Allegations of controlling behaviour
A new criminal offence of Controlling and Coercive behaviour came into effect on 29 December 2015, as part of the Serious Crimes Act 2015.
Sadly, I have occasionally come across allegations of controlling behaviour when I ask my clients why they believe their marriage has broken down. I have also represented clients who have had such allegations made against them.
The creation of this new criminal offence may have significant consequences for people who are the subject of such allegations, if that behaviour is referred to in a divorce petition. In order to obtain a divorce, one spouse must prove that the marriage has irretrievably broken down, evidenced by one of five facts. In my experience, the most common fact relied upon is that the other spouse (the Respondent) has behaved in such a way that the spouse requesting a divorce (the Petitioner) cannot reasonably be expected to live with him / her.
In order to demonstrate to the Court that the marriage has broken down irretrievably, the Petitioner is required to submit a Statement of Case, which commonly gives three to five examples of the Respondent's behaviour that they find unreasonable. Any allegations of controlling or coercive behaviour would be likely to be included in this Statement of Case and there will be reference to specific examples. Examples of such behaviour that have been alleged to me in the past include the Respondent snooping through the Petitioner's online communications, isolating the Petitioner from their family and friends and repeatedly making the Petitioner feel humiliated and worthless.
Upon receipt of a divorce petition, the Respondent is required to complete an Acknowledgement of Service, in which they indicate (amongst other things) whether or not they intend to defend the divorce proceedings. In the light of the new legislation, it is important now to be aware that if a Respondent signs the Acknowledgement of Service to indicate that they do not intend to defend the divorce proceedings, this could potentially lead to an admission under the new Serious Crimes Act 2015 if the Petitioner has alleged controlling or coercive behaviour in the divorce petition.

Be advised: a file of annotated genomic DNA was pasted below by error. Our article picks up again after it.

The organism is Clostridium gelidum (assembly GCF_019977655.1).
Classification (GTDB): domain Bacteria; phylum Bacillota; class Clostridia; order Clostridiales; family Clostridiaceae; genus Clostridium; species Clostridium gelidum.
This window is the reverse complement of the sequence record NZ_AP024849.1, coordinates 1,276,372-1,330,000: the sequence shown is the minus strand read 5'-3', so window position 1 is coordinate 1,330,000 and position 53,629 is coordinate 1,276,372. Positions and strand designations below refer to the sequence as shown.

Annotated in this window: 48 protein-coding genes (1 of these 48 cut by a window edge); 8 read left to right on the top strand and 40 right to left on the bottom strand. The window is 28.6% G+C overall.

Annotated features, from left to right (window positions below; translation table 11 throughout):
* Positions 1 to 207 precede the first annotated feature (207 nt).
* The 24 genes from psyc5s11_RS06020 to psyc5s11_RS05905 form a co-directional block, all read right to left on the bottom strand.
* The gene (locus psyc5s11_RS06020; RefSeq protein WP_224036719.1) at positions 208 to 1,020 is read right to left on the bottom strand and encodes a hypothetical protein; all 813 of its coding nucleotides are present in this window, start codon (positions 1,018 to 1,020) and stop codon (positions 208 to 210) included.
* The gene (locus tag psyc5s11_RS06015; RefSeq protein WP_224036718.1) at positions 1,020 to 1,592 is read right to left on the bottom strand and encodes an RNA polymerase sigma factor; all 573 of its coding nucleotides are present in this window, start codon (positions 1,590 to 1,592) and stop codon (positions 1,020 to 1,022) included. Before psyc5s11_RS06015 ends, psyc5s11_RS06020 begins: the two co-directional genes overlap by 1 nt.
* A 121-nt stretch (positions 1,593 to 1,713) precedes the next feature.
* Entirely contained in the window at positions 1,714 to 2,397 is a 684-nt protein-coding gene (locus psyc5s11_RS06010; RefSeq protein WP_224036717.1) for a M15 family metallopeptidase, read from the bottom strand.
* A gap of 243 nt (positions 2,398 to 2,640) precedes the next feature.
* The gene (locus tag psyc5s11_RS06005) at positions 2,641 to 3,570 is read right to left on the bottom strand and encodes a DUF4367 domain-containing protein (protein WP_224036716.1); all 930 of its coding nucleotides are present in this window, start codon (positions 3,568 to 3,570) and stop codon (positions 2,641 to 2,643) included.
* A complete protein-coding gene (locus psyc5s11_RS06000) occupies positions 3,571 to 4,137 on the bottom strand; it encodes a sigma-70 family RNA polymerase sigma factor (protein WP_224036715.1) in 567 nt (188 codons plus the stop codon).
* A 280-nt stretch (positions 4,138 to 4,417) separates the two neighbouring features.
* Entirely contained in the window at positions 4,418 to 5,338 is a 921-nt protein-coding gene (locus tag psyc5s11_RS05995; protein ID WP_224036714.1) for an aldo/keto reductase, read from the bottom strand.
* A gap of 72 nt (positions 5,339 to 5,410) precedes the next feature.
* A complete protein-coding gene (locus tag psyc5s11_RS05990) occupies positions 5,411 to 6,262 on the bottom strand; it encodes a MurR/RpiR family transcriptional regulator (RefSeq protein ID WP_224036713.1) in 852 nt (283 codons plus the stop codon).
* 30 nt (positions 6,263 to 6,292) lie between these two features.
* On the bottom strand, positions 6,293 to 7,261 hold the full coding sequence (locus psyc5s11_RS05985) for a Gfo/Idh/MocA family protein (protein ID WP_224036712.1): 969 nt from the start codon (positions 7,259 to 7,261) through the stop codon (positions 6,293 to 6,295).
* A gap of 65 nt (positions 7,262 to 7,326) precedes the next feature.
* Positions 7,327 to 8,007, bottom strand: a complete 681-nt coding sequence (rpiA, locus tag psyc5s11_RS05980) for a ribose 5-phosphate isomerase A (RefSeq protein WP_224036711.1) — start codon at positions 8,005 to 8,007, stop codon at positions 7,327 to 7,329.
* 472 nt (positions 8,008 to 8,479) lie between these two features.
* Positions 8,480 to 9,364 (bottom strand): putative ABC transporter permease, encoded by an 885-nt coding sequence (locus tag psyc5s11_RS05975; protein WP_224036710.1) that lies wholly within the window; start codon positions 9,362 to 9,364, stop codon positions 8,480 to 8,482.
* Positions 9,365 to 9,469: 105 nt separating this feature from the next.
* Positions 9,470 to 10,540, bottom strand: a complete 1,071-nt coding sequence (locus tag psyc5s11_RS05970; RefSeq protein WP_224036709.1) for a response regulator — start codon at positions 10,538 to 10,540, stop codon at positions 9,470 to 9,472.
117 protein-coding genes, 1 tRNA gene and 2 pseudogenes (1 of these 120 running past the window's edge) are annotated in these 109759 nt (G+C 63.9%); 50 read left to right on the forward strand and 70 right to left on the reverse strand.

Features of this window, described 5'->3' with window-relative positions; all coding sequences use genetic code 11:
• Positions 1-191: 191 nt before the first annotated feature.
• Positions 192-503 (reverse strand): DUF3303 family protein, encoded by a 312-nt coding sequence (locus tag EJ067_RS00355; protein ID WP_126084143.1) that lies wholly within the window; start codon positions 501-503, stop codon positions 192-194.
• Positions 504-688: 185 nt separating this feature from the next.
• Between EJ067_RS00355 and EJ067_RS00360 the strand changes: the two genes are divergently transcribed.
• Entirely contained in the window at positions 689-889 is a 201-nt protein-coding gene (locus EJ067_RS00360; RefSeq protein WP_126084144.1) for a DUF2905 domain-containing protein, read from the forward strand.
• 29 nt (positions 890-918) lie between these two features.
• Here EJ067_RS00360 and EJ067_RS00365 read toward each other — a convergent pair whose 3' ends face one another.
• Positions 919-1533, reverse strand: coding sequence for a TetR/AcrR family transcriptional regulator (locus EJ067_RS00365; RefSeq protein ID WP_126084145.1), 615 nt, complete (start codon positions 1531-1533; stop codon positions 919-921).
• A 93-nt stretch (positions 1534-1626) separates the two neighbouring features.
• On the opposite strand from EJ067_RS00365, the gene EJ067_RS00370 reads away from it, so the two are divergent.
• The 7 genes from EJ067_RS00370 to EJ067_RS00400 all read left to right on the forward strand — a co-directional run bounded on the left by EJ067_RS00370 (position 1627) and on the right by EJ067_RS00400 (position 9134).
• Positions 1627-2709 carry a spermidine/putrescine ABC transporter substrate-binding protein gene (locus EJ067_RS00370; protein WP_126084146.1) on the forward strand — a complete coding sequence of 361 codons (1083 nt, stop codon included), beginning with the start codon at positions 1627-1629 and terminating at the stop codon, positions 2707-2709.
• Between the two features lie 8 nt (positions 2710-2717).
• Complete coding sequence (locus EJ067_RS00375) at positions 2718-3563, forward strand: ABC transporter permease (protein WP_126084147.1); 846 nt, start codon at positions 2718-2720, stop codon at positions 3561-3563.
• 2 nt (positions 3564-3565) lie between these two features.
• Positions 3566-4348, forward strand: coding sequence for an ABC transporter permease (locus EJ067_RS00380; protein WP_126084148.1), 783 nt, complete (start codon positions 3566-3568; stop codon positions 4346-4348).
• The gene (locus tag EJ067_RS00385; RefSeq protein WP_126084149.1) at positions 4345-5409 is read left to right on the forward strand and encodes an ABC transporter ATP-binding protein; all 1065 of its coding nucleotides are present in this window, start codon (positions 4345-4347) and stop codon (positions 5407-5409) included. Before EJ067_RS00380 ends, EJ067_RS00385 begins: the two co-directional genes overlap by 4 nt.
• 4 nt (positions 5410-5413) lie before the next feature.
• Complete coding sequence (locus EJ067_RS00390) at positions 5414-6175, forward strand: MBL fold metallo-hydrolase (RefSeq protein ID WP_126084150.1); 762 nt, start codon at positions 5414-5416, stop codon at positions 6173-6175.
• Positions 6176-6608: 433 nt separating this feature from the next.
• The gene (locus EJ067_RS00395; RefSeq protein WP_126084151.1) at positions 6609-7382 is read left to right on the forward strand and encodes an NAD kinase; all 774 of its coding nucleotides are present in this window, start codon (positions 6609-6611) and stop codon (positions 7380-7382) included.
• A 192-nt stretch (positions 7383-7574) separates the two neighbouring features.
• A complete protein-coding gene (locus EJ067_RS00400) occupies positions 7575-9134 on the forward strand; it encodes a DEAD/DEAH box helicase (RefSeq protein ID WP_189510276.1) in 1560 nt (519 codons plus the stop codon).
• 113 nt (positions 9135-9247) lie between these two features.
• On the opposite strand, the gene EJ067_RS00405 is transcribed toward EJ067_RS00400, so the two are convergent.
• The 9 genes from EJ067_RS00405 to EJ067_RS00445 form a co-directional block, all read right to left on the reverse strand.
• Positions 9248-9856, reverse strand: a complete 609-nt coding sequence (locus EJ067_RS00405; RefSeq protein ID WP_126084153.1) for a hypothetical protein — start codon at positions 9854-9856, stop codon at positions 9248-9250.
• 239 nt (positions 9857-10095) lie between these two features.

Unfortunately, an example of this has already come before the criminal Courts; a Respondent husband had signed an Acknowledgement of Service confirming that he would not defend the divorce, but the Statement of Case within the divorce petition gave examples of behaviour that amounted to a criminal offence under the new Statute. Upon receipt of the Acknowledgement of Service, the Petitioner wife promptly went to the police to make a criminal complaint about the husband's behaviour. The Petitioner wife argued that the husband's agreement not to defend the divorce effectively amounted to an admission of the facts. The Respondent husband was then faced with trying to withdraw his Acknowledgement of Service in the proceedings in the Family Court, to try and limit the damage in relation to the criminal investigation.
This underlines how important it is for both parties to seek legal advice before completing any paperwork in relation to their divorce proceedings. A solicitor would now be aware of the implications of signing an Acknowledgement of Service in such circumstances and would be able to advise a Respondent about their different options.
All members of the Blake Morgan Family team are pleased to offer a discount of 50% of their usual fee to new clients for an initial consultation in relation to divorce proceedings.